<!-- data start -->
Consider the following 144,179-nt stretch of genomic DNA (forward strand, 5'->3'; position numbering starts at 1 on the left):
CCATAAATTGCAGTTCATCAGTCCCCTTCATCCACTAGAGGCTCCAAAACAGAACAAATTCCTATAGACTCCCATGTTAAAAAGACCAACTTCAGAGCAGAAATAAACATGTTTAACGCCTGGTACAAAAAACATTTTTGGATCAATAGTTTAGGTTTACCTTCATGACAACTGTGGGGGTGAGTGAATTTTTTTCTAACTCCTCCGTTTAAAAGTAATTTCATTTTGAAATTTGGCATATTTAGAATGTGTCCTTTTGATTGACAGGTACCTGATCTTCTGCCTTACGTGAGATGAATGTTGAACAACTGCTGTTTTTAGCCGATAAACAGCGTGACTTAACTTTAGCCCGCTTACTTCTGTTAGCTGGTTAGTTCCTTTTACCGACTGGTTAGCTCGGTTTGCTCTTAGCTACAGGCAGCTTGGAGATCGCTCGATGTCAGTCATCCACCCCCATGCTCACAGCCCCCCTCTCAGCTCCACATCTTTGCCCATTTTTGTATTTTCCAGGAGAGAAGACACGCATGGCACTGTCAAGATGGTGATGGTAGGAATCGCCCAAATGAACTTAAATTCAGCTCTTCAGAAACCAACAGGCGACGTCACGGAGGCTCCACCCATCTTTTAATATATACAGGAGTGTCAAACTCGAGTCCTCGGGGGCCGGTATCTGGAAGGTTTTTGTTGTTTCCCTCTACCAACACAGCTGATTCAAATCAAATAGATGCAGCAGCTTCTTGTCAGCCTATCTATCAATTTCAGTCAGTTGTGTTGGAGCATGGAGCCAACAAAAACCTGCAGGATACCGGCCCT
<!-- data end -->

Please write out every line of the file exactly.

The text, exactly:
Consider the following 144,179-nt stretch of genomic DNA (forward strand, 5'->3'; position numbering starts at 1 on the left):
CCATAAATTGCAGTTCATCAGTCCCCTTCATCCACTAGAGGCTCCAAAACAGAACAAATTCCTATAGACTCCCATGTTAAAAAGACCAACTTCAGAGCAGAAATAAACATGTTTAACGCCTGGTACAAAAAACATTTTTGGATCAATAGTTTAGGTTTACCTTCATGACAACTGTGGGGGTGAGTGAATTTTTTTCTAACTCCTCCGTTTAAAAGTAATTTCATTTTGAAATTTGGCATATTTAGAATGTGTCCTTTTGATTGACAGGTACCTGATCTTCTGCCTTACGTGAGATGAATGTTGAACAACTGCTGTTTTTAGCCGATAAACAGCGTGACTTAACTTTAGCCCGCTTACTTCTGTTAGCTGGTTAGTTCCTTTTACCGACTGGTTAGCTCGGTTTGCTCTTAGCTACAGGCAGCTTGGAGATCGCTCGATGTCAGTCATCCACCCCCATGCTCACAGCCCCCCTCTCAGCTCCACATCTTTGCCCATTTTTGTATTTTCCAGGAGAGAAGACACGCATGGCACTGTCAAGATGGTGATGGTAGGAATCGCCCAAATGAACTTAAATTCAGCTCTTCAGAAACCAACAGGCGACGTCACGGAGGCTCCACCCATCTTTTAATATATACAGGAGTGTCAAACTCGAGTCCTCGGGGGCCGGTATCTGGAAGGTTTTTGTTGTTTCCCTCTACCAACACAGCTGATTCAAATCAAATAGATGCAGCAGCTTCTTGTCAGCCTATCTATCAATTTCAGTCAGTTGTGTTGGAGCATGGAGCCAACAAAAACCTGCAGGATACCGGCCCT